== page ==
learning

Wondering if what you're doing is worth your time, effort, and money? Use this chart to assess the value of any exercise you may encounter.
Having studied boxing and the martial arts for many years as both student and teacher, I have come to accept that to fight is to face uncertainty and paradox.
We have to think about why we do things in order to do them most effectively and truly. We have to trust in our hearts and our passions.
While we may indeed learn through failure, we can also learn through our successes. In a recent paper, some scientists examined exactly how.
Here are six reasons why I believe it is important to learn to fail in order to take it back full circle to success, and develop as a lifter in the most successful manner.
Consider who you really are. If you are training as a paid athlete, you take risks - you are expected to. If you're the average person, you should be contemplating the cost-benefit of your training.
Olympians are glorified and their success is celebrated worldwide. But at what cost? And what does it have to do with each of us and the time we spend in the gym?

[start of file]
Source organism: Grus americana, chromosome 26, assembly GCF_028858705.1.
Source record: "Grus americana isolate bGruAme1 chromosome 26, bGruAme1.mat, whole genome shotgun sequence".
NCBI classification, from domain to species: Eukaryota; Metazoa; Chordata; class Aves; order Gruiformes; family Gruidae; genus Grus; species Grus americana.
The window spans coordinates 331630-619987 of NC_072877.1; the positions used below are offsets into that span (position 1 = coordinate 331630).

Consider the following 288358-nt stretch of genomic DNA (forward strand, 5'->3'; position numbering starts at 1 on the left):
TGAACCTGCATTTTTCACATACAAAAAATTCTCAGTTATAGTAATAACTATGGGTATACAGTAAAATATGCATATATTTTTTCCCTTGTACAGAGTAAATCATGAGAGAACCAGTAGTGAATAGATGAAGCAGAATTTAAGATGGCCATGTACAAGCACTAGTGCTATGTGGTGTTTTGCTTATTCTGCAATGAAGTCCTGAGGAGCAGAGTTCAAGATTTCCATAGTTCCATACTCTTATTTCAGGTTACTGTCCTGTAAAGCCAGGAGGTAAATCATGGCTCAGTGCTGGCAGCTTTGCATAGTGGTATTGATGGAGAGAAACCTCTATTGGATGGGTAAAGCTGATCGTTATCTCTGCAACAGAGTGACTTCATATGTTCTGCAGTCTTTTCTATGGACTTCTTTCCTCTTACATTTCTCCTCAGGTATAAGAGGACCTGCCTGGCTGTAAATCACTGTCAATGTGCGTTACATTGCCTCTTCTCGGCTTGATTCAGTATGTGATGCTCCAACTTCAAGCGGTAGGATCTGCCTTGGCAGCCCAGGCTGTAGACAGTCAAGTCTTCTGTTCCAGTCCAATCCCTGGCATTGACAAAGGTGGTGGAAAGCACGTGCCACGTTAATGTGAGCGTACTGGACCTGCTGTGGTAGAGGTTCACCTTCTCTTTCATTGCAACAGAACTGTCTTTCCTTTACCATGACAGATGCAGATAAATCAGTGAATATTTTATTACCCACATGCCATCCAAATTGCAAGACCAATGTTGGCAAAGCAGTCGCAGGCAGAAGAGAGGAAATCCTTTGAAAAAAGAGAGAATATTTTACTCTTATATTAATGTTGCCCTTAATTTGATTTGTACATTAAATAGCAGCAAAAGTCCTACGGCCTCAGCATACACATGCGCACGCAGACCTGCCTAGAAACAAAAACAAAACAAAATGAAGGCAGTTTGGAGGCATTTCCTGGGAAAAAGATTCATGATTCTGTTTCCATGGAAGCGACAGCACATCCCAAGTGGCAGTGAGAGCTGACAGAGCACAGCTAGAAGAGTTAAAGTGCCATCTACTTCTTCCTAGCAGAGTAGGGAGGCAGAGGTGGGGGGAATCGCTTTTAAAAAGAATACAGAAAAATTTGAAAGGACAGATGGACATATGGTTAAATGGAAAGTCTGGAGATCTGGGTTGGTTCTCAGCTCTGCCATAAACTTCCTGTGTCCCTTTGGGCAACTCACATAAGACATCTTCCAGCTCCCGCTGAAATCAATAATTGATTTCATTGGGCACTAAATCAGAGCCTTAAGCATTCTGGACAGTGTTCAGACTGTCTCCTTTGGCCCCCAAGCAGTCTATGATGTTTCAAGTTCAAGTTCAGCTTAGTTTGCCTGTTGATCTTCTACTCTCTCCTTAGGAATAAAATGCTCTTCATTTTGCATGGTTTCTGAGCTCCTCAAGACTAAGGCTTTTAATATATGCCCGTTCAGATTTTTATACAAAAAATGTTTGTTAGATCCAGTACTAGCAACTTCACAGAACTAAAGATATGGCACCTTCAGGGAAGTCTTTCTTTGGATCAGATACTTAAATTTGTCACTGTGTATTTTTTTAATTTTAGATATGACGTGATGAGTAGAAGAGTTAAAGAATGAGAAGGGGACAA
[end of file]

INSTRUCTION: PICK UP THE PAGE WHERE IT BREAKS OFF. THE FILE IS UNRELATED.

Could it be the word courage invokes an ancient energy of which everybody has a somatic awareness that transcends levels of experience and structural patterns of posture and movement?
In my eyes, having a yoga practice is more about how we live our life. It is a sacred time and opportunity to work in magical ways to rise up and become more than our stories of misfortune.
Through my time as both a strength athlete and strength coach, I’ve discovered some very effective aspects of training that, for whatever reason, have not hit most people’s radars yet.
The weight room is my laboratory. I am always experimenting, mostly on myself, but sometimes on my clients. And the weight room is my classroom. It is a place where I never stop learning.
This is who we are and what we aim to achieve. These are our values, and why we value you. This is what Breaking Muscle is all about.
We’re going to look at motor unit recruitment, proprioception, and the central nervous system and how using complexes trains each of these to make us better lifters.
A few years ago I made a big mistake. I got a lot of attention, but at a big expense. And it was the Incredible Hulk Sean Waxman who helped set me straight.
The biggest problem I find with coaching is that my explanation of the movement is too advanced for the client.
You should question everything - YouTube videos, fitness articles, and even your coach’s advice. Most of the content on the web is trying to get it right, but there is a lot of bad info out there.
Over-coaching is the use of excessive input by the coach in any given situation. The input becomes detrimental to the athlete’s development. Here are six ways you might not realize you're doing it.